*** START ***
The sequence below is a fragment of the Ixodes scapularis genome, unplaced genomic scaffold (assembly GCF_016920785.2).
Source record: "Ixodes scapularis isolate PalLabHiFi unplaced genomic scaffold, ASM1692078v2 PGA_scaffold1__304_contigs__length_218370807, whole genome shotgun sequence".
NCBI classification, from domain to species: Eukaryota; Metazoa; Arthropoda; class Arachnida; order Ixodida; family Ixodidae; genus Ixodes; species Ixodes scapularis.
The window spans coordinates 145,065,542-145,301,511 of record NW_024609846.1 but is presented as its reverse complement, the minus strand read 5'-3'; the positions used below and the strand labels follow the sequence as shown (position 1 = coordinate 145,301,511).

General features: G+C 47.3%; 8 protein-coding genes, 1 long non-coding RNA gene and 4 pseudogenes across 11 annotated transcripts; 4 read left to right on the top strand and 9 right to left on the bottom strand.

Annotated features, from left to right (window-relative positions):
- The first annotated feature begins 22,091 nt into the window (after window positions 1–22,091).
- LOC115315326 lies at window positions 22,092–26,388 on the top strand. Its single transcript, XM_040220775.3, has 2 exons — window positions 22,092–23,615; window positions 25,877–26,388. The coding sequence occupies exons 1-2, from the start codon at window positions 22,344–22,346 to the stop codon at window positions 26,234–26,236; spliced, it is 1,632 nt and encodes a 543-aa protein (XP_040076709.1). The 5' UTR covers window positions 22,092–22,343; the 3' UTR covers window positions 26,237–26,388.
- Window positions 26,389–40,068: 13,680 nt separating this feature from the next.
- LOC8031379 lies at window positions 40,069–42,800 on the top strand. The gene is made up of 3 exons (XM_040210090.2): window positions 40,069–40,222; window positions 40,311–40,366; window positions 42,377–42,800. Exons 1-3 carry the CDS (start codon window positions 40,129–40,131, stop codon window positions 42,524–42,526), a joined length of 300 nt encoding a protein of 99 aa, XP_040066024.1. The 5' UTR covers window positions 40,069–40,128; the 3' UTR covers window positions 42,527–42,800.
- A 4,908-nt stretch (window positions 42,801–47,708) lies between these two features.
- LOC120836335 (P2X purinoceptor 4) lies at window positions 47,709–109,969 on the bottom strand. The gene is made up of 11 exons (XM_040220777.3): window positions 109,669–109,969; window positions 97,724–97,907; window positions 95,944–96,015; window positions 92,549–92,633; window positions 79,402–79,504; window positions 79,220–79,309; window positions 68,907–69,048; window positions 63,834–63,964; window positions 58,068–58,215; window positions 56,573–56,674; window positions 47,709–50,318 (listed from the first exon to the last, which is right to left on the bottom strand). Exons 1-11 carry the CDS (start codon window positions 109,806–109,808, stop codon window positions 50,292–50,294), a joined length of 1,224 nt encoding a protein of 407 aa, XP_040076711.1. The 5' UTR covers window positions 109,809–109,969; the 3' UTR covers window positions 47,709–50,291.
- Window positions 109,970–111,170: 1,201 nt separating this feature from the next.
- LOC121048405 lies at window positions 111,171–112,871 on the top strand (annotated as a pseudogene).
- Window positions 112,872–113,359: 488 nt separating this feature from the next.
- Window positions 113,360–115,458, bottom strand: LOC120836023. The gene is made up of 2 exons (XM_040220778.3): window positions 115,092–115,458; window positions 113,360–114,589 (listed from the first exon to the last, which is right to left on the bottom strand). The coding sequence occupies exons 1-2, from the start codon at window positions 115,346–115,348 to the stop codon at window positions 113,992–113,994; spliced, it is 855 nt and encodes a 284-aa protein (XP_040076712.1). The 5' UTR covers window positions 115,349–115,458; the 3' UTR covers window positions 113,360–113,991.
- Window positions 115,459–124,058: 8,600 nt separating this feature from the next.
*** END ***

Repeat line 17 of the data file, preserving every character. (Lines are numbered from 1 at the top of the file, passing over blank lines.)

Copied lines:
- Window positions 115,459–124,058: 8,600 nt separating this feature from the next.